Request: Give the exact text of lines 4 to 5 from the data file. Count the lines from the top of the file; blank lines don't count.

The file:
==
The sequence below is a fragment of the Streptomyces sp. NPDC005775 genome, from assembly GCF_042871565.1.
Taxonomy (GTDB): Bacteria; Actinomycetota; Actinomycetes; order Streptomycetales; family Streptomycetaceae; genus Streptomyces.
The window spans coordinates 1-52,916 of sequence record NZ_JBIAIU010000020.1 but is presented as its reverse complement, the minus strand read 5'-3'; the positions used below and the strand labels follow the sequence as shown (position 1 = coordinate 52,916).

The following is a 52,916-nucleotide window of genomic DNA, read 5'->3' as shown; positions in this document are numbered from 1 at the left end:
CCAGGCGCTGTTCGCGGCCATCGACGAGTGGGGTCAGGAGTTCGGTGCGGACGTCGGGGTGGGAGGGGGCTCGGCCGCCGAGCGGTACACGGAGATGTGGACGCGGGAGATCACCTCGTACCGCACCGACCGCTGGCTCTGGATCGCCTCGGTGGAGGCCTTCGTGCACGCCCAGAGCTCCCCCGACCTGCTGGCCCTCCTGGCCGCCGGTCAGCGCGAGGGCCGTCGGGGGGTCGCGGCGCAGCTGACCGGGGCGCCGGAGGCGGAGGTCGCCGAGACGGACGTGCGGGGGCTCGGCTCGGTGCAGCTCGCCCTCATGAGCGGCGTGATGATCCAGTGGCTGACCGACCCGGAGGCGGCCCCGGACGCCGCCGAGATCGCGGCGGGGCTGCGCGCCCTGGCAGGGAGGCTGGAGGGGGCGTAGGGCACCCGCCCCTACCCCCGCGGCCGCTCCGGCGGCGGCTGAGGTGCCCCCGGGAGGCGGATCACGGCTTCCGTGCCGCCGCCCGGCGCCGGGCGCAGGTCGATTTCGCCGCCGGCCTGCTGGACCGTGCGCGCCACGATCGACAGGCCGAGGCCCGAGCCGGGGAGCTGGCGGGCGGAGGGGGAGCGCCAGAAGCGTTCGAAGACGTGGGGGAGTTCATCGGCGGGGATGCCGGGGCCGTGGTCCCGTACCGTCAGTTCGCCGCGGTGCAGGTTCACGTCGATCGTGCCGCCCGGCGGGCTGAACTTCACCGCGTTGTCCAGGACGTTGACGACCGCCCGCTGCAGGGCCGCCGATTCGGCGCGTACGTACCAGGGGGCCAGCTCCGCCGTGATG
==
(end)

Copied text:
The following is a 52,916-nucleotide window of genomic DNA, read 5'->3' as shown; positions in this document are numbered from 1 at the left end:
CCAGGCGCTGTTCGCGGCCATCGACGAGTGGGGTCAGGAGTTCGGTGCGGACGTCGGGGTGGGAGGGGGCTCGGCCGCCGAGCGGTACACGGAGATGTGGACGCGGGAGATCACCTCGTACCGCACCGACCGCTGGCTCTGGATCGCCTCGGTGGAGGCCTTCGTGCACGCCCAGAGCTCCCCCGACCTGCTGGCCCTCCTGGCCGCCGGTCAGCGCGAGGGCCGTCGGGGGGTCGCGGCGCAGCTGACCGGGGCGCCGGAGGCGGAGGTCGCCGAGACGGACGTGCGGGGGCTCGGCTCGGTGCAGCTCGCCCTCATGAGCGGCGTGATGATCCAGTGGCTGACCGACCCGGAGGCGGCCCCGGACGCCGCCGAGATCGCGGCGGGGCTGCGCGCCCTGGCAGGGAGGCTGGAGGGGGCGTAGGGCACCCGCCCCTACCCCCGCGGCCGCTCCGGCGGCGGCTGAGGTGCCCCCGGGAGGCGGATCACGGCTTCCGTGCCGCCGCCCGGCGCCGGGCGCAGGTCGATTTCGCCGCCGGCCTGCTGGACCGTGCGCGCCACGATCGACAGGCCGAGGCCCGAGCCGGGGAGCTGGCGGGCGGAGGGGGAGCGCCAGAAGCGTTCGAAGACGTGGGGGAGTTCATCGGCGGGGATGCCGGGGCCGTGGTCCCGTACCGTCAGTTCGCCGCGGTGCAGGTTCACGTCGATCGTGCCGCCCGGCGGGCTGAACTTCACCGCGTTGTCCAGGACGTTGACGACCGCCCGCTGCAGGGCCGCCGATTCGGCGCGTACGTACCAGGGGGCCAGCTCCGCCGTGATG